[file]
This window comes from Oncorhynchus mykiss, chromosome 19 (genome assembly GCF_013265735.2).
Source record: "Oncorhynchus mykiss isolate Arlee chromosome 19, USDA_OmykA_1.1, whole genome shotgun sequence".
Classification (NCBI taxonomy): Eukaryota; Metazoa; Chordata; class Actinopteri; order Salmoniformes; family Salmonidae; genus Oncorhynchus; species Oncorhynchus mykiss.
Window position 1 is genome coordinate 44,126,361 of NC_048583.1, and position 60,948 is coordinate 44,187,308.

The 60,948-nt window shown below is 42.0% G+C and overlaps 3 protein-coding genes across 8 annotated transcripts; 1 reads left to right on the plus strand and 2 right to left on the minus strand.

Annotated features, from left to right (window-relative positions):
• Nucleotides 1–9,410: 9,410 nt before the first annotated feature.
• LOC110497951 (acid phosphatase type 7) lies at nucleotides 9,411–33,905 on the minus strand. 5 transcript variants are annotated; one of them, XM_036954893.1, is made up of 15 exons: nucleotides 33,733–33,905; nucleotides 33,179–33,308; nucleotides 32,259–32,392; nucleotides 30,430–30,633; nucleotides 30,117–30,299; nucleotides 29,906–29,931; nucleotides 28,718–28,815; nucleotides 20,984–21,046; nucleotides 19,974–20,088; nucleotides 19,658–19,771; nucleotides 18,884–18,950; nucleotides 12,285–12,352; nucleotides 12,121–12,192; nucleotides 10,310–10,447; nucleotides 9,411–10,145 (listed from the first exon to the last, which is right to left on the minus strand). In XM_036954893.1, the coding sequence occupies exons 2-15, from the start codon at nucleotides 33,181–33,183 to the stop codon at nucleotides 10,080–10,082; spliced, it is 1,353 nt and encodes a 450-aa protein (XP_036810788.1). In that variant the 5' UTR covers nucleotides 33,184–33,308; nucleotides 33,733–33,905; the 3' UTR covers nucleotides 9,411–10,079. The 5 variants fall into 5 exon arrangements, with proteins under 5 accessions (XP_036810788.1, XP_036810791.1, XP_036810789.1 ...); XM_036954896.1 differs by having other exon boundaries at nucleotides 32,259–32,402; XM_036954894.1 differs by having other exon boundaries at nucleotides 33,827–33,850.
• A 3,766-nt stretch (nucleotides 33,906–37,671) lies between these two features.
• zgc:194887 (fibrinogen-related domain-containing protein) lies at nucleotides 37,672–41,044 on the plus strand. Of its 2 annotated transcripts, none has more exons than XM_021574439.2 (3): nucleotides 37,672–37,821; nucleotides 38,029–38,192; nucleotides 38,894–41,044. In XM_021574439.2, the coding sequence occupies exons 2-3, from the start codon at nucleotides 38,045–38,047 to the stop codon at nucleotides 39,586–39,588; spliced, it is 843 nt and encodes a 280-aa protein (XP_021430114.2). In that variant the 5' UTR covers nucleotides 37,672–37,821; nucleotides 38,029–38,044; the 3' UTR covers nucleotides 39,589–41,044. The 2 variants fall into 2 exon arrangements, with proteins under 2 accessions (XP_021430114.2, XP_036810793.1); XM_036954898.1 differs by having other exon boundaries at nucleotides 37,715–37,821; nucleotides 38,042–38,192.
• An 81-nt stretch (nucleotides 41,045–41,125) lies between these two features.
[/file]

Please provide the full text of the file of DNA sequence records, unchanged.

This window comes from Oncorhynchus mykiss, chromosome 19 (genome assembly GCF_013265735.2).
Source record: "Oncorhynchus mykiss isolate Arlee chromosome 19, USDA_OmykA_1.1, whole genome shotgun sequence".
Classification (NCBI taxonomy): Eukaryota; Metazoa; Chordata; class Actinopteri; order Salmoniformes; family Salmonidae; genus Oncorhynchus; species Oncorhynchus mykiss.
Window position 1 is genome coordinate 44,126,361 of NC_048583.1, and position 60,948 is coordinate 44,187,308.

The 60,948-nt window shown below is 42.0% G+C and overlaps 3 protein-coding genes across 8 annotated transcripts; 1 reads left to right on the plus strand and 2 right to left on the minus strand.

Annotated features, from left to right (window-relative positions):
• Nucleotides 1–9,410: 9,410 nt before the first annotated feature.
• LOC110497951 (acid phosphatase type 7) lies at nucleotides 9,411–33,905 on the minus strand. 5 transcript variants are annotated; one of them, XM_036954893.1, is made up of 15 exons: nucleotides 33,733–33,905; nucleotides 33,179–33,308; nucleotides 32,259–32,392; nucleotides 30,430–30,633; nucleotides 30,117–30,299; nucleotides 29,906–29,931; nucleotides 28,718–28,815; nucleotides 20,984–21,046; nucleotides 19,974–20,088; nucleotides 19,658–19,771; nucleotides 18,884–18,950; nucleotides 12,285–12,352; nucleotides 12,121–12,192; nucleotides 10,310–10,447; nucleotides 9,411–10,145 (listed from the first exon to the last, which is right to left on the minus strand). In XM_036954893.1, the coding sequence occupies exons 2-15, from the start codon at nucleotides 33,181–33,183 to the stop codon at nucleotides 10,080–10,082; spliced, it is 1,353 nt and encodes a 450-aa protein (XP_036810788.1). In that variant the 5' UTR covers nucleotides 33,184–33,308; nucleotides 33,733–33,905; the 3' UTR covers nucleotides 9,411–10,079. The 5 variants fall into 5 exon arrangements, with proteins under 5 accessions (XP_036810788.1, XP_036810791.1, XP_036810789.1 ...); XM_036954896.1 differs by having other exon boundaries at nucleotides 32,259–32,402; XM_036954894.1 differs by having other exon boundaries at nucleotides 33,827–33,850.
• A 3,766-nt stretch (nucleotides 33,906–37,671) lies between these two features.
• zgc:194887 (fibrinogen-related domain-containing protein) lies at nucleotides 37,672–41,044 on the plus strand. Of its 2 annotated transcripts, none has more exons than XM_021574439.2 (3): nucleotides 37,672–37,821; nucleotides 38,029–38,192; nucleotides 38,894–41,044. In XM_021574439.2, the coding sequence occupies exons 2-3, from the start codon at nucleotides 38,045–38,047 to the stop codon at nucleotides 39,586–39,588; spliced, it is 843 nt and encodes a 280-aa protein (XP_021430114.2). In that variant the 5' UTR covers nucleotides 37,672–37,821; nucleotides 38,029–38,044; the 3' UTR covers nucleotides 39,589–41,044. The 2 variants fall into 2 exon arrangements, with proteins under 2 accessions (XP_021430114.2, XP_036810793.1); XM_036954898.1 differs by having other exon boundaries at nucleotides 37,715–37,821; nucleotides 38,042–38,192.
• An 81-nt stretch (nucleotides 41,045–41,125) lies between these two features.